“If only I…
…had met you earlier.”
With graduation in less than 12 hours (I can’t believe it either), the inevitable game of reflect and regret begins for both the upperclassmen and underclassmen. The year is winding down to a close: AP exams have been administered, final projects have been assigned, and yearbooks signed ad nauseum. All the while, for the graduating seniors of the Class of 2015, an entire chapter of life is slowly coming to a close, while a new one is waiting to be opened.
Endings are liberating; but it’s difficult to savor the end with the bitter taste of regret lurking in the background.
If only I tried out for the soccer team.
If only I talked to him/her earlier.
If only I pushed myself a little harder in senior first semester.
Here are what some seniors had to say:
No matter how hard we try, regrets will always be embedded in our lives, in our day-to-day, 24 hour experiences.
Although it is difficult to detach ourselves from the past, and although regret is never the healthiest form of thought, perhaps it may be a suitable thought during a time of frequent goodbyes and farewells. Of course, regrets suck, but hopefully we remember to still put the losses to good use, and to remember to always counterbalance it with our gratitude and good memories. It’s to help remind ourselves of the values and failures we’ve collected over the years – a reminder to live our lives to the fullest, from the small, daily things that we do, to the special things we get to share with the special people in our lives.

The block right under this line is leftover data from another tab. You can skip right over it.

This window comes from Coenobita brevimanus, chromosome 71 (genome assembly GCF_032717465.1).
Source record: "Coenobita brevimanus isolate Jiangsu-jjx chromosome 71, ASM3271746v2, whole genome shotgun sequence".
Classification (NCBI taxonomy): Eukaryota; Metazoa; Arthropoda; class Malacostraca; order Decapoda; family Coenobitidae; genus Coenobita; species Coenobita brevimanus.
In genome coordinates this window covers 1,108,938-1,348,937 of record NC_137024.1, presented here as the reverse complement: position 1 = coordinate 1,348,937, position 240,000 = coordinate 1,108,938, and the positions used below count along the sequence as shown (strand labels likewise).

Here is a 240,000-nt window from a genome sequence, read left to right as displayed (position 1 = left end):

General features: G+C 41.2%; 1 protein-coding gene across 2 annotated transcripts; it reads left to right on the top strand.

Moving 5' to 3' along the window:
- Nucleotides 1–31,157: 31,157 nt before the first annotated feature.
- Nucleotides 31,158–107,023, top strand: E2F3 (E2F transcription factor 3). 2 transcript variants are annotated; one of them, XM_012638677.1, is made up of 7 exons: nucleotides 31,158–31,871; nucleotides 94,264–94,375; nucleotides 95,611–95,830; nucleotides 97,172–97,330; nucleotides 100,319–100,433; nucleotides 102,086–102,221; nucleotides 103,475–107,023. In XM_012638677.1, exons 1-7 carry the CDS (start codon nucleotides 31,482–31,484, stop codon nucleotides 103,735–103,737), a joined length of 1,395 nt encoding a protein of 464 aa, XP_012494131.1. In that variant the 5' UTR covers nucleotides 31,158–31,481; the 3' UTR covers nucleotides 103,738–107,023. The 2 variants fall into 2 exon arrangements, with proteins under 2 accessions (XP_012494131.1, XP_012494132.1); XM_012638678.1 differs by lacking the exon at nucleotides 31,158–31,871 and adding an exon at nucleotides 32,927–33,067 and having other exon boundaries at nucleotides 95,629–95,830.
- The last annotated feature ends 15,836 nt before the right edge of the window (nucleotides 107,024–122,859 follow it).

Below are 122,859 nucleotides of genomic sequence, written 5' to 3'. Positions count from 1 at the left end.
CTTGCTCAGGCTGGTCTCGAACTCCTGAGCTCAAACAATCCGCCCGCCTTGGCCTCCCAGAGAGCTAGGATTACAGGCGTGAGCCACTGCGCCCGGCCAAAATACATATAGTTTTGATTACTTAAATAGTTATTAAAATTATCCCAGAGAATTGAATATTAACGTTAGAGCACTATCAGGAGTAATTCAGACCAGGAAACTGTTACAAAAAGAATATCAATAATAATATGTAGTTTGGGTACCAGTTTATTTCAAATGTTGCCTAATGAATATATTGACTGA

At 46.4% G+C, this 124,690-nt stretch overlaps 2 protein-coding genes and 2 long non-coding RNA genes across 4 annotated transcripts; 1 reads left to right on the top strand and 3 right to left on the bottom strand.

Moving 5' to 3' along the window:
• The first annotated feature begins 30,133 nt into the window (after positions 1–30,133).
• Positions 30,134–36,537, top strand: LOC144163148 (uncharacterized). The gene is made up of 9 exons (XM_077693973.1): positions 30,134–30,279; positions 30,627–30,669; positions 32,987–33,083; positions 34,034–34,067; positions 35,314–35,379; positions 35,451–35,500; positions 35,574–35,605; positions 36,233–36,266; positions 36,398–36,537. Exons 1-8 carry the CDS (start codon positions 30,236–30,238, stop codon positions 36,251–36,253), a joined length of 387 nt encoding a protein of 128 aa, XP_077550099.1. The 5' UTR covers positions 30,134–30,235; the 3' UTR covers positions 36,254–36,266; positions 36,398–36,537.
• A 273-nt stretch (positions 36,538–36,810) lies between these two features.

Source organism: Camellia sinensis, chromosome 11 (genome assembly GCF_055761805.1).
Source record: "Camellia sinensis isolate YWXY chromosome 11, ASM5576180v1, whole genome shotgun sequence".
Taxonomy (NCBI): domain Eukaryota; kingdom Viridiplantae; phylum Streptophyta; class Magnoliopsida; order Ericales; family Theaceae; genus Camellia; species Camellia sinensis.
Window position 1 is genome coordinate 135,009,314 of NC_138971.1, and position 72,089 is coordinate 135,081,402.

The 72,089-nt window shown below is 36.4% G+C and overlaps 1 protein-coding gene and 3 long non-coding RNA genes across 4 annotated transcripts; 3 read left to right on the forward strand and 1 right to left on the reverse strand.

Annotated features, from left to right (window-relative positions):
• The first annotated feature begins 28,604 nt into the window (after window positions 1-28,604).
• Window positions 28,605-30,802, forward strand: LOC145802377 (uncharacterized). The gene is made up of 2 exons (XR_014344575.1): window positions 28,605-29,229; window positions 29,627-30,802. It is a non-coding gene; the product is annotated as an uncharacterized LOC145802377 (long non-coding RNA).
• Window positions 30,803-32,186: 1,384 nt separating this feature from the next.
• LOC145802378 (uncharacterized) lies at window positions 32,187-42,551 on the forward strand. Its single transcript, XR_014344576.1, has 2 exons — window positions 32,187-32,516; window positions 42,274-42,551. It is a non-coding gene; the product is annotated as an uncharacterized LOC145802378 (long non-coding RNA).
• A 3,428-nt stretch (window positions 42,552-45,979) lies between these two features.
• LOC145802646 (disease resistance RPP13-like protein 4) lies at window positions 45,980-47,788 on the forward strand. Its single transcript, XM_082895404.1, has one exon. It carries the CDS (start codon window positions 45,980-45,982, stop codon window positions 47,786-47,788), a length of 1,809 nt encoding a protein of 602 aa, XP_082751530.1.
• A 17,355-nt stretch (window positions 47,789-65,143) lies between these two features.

To wrap it up, here is Emma Yang with her two cents on senior year:
“Being a senior is odd. While a chapter of your life is closing down, another novel world opens up in front of you. It is a battered mixture of anxiety, excitement, confusion, and many more inadequately inexplicable emotions. However, here I am, gratified to have made friends that follow through every minor mishaps I take on and to have met people that inspire me on another level. I will always have an indebted appreciation for all the memories and experiences that KIS has bestowed and will reminisce, always, about the moments we shared together!”
Goodbye seniors :’)
– Jaye Ahn (’16)